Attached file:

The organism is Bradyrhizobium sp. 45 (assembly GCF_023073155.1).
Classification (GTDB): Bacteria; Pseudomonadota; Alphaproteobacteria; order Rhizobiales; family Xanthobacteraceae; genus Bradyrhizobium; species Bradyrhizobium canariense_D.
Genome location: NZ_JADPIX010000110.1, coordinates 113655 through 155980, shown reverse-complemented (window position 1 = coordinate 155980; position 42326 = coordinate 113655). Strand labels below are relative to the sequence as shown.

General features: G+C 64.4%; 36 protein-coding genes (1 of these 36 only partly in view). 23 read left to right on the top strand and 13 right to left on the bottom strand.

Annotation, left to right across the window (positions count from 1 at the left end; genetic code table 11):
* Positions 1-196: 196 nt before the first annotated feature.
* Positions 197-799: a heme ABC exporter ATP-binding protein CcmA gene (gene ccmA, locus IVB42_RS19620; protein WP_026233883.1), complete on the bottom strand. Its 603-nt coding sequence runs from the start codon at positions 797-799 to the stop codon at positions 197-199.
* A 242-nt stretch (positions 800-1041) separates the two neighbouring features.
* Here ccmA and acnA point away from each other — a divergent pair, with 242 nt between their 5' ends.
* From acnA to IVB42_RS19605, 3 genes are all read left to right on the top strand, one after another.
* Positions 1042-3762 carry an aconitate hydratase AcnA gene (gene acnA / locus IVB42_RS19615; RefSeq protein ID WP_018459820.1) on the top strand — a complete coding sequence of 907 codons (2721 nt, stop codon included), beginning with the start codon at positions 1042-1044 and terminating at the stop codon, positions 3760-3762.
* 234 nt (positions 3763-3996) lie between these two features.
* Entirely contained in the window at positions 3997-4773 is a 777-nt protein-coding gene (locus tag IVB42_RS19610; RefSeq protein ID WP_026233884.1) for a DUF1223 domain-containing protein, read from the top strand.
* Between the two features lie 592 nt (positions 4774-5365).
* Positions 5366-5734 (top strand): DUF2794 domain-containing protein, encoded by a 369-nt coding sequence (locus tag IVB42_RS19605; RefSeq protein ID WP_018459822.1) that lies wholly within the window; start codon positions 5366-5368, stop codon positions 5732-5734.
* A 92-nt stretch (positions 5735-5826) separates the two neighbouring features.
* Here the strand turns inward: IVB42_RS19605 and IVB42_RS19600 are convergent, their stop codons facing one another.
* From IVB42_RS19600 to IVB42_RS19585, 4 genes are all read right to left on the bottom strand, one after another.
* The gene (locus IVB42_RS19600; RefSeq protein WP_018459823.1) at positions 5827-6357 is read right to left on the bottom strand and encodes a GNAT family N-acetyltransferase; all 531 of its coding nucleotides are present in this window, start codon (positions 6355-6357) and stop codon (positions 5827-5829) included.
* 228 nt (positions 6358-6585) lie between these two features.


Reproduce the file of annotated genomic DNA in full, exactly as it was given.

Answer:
The organism is Bradyrhizobium sp. 45 (assembly GCF_023073155.1).
Classification (GTDB): Bacteria; Pseudomonadota; Alphaproteobacteria; order Rhizobiales; family Xanthobacteraceae; genus Bradyrhizobium; species Bradyrhizobium canariense_D.
Genome location: NZ_JADPIX010000110.1, coordinates 113655 through 155980, shown reverse-complemented (window position 1 = coordinate 155980; position 42326 = coordinate 113655). Strand labels below are relative to the sequence as shown.

General features: G+C 64.4%; 36 protein-coding genes (1 of these 36 only partly in view). 23 read left to right on the top strand and 13 right to left on the bottom strand.

Annotation, left to right across the window (positions count from 1 at the left end; genetic code table 11):
* Positions 1-196: 196 nt before the first annotated feature.
* Positions 197-799: a heme ABC exporter ATP-binding protein CcmA gene (gene ccmA, locus IVB42_RS19620; protein WP_026233883.1), complete on the bottom strand. Its 603-nt coding sequence runs from the start codon at positions 797-799 to the stop codon at positions 197-199.
* A 242-nt stretch (positions 800-1041) separates the two neighbouring features.
* Here ccmA and acnA point away from each other — a divergent pair, with 242 nt between their 5' ends.
* From acnA to IVB42_RS19605, 3 genes are all read left to right on the top strand, one after another.
* Positions 1042-3762 carry an aconitate hydratase AcnA gene (gene acnA / locus IVB42_RS19615; RefSeq protein ID WP_018459820.1) on the top strand — a complete coding sequence of 907 codons (2721 nt, stop codon included), beginning with the start codon at positions 1042-1044 and terminating at the stop codon, positions 3760-3762.
* 234 nt (positions 3763-3996) lie between these two features.
* Entirely contained in the window at positions 3997-4773 is a 777-nt protein-coding gene (locus tag IVB42_RS19610; RefSeq protein ID WP_026233884.1) for a DUF1223 domain-containing protein, read from the top strand.
* Between the two features lie 592 nt (positions 4774-5365).
* Positions 5366-5734 (top strand): DUF2794 domain-containing protein, encoded by a 369-nt coding sequence (locus tag IVB42_RS19605; RefSeq protein ID WP_018459822.1) that lies wholly within the window; start codon positions 5366-5368, stop codon positions 5732-5734.
* A 92-nt stretch (positions 5735-5826) separates the two neighbouring features.
* Here the strand turns inward: IVB42_RS19605 and IVB42_RS19600 are convergent, their stop codons facing one another.
* From IVB42_RS19600 to IVB42_RS19585, 4 genes are all read right to left on the bottom strand, one after another.
* The gene (locus IVB42_RS19600; RefSeq protein WP_018459823.1) at positions 5827-6357 is read right to left on the bottom strand and encodes a GNAT family N-acetyltransferase; all 531 of its coding nucleotides are present in this window, start codon (positions 6355-6357) and stop codon (positions 5827-5829) included.
* 228 nt (positions 6358-6585) lie between these two features.